8. Where do you feel most inspired to write?
I'm the anti-coffee shop writer. I feel most inspired in my home office or somewhere quiet. I have to tuck myself away in a corner.
9. Describe your desk / writing corner / favorite writing spot.
Oh man. Messy. I'm not a neat person in general and I get worse when I'm busy. We're talking stacks of books, plushies, stress balls (none of which are actually balls), photos. Clutter everywhere.
10. Do you listen to music while you write? What kind of music?
Absolutely. I find it hard to write without music. I'm also the only person I know who can write to music that has lyrics. As for what kind...it's mostly soft rock, but I've also developed a recent fondness for Abney Park. Big fan of Queen. But it varies a lot. I've got some jazz, some electronic. I don't do playlists either. I'm weird in that the music doesn't have to "match" or be anything specific.
11. Do you ever get writers' block? What are some ways you get around it?
Writer's block? I remember writer's block. I pretty much don't get it any more. I say the way around writer's block is to sit down and write. Use a prompt if you have to. Sometimes I'll spend a lot of time pacing before starting a short story and it might look like I'm blocked, but it's more "shaking an idea loose." I know that's not very helpful. But putting one word in front of another is the way to go, in my mind.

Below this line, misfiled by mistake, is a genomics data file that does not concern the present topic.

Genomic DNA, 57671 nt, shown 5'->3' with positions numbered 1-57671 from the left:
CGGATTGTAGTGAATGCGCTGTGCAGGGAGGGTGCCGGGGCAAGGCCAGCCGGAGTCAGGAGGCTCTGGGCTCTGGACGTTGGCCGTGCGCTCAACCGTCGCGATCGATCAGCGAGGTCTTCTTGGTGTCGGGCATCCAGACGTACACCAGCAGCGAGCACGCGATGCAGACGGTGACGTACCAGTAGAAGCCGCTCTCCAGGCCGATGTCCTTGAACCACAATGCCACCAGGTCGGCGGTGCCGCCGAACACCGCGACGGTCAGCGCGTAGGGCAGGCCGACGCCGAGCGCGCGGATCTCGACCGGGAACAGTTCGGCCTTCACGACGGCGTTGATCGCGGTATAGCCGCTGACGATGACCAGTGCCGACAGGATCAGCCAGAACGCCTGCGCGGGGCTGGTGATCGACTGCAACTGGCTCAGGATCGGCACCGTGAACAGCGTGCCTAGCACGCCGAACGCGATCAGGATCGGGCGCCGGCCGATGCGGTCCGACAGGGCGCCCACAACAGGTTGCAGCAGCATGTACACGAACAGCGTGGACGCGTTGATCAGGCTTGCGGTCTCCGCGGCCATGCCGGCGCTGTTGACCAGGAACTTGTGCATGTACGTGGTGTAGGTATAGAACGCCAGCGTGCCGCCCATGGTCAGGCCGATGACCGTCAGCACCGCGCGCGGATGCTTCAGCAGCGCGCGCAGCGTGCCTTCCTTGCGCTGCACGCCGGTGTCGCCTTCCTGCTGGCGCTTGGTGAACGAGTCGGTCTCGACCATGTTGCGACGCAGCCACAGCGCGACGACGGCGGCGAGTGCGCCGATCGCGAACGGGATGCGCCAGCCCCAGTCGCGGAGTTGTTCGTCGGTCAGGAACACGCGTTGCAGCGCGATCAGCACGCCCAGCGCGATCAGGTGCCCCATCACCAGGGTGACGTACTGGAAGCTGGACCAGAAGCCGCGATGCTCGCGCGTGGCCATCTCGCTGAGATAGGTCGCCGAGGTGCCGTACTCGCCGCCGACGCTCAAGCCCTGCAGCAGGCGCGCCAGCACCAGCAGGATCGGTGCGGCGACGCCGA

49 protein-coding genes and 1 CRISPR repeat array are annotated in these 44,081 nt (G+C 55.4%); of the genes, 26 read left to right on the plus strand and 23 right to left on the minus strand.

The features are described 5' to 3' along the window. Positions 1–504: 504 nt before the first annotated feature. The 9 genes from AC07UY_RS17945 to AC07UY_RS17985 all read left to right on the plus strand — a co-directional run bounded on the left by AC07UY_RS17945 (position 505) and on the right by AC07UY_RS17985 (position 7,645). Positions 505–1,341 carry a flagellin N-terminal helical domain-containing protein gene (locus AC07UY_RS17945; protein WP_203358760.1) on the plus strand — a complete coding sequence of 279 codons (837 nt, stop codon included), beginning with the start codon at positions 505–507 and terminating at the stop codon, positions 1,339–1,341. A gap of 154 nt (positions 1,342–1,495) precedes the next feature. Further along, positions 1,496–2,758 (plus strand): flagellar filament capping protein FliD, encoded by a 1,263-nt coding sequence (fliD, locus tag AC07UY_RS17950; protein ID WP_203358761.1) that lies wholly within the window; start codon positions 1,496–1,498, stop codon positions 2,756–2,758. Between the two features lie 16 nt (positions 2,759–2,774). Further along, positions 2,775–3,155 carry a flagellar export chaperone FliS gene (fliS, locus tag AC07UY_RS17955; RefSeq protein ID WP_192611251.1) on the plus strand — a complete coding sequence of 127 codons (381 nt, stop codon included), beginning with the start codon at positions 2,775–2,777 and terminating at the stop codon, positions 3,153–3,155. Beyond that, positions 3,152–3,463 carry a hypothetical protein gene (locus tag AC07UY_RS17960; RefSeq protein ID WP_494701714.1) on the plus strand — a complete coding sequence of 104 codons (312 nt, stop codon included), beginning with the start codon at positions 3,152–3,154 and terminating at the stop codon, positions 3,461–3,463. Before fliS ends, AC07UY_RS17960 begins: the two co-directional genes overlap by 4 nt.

12. Do you now, or did you ever have any day jobs? Did they add to or detract from your writing?
I've had a ton of day jobs. Right now I freelance. Every day job has detracted from my writing because, to be honest, I've never managed to find a job I actually liked. If I did, then I think things would be different, but I don't handle retail well and I find sitting in an office kind of draining. It's different for a lot of people. I make sure to get away from my desk and recharge, though.
13. How do you make the time to write?
That's not an issue so much as juggling client work and fiction and RPG work. Trying to find the right balance between the two so I'm making money and still having the energy to do the fun stuff. I plan my week so I'm working on different things...I have a weekly schedule that pretty much assigns projects to time blocks.
14. How much research do you do? What kind?
Depends. I do most of my research on the internet these days, but some stories don't take much research. On the other hand, I wrote a hard science fiction short last year where I spent more time on the internet tracking down a virtual orrery and messing around with it until I got the planets in the right location for what I wanted to do than I spent writing the story. I also make use of the local library. If I'm doing hard science fiction or historical fantasy then, yeah, lots of research. Secondary world fantasy it's all worldbuilding, which is a different thing.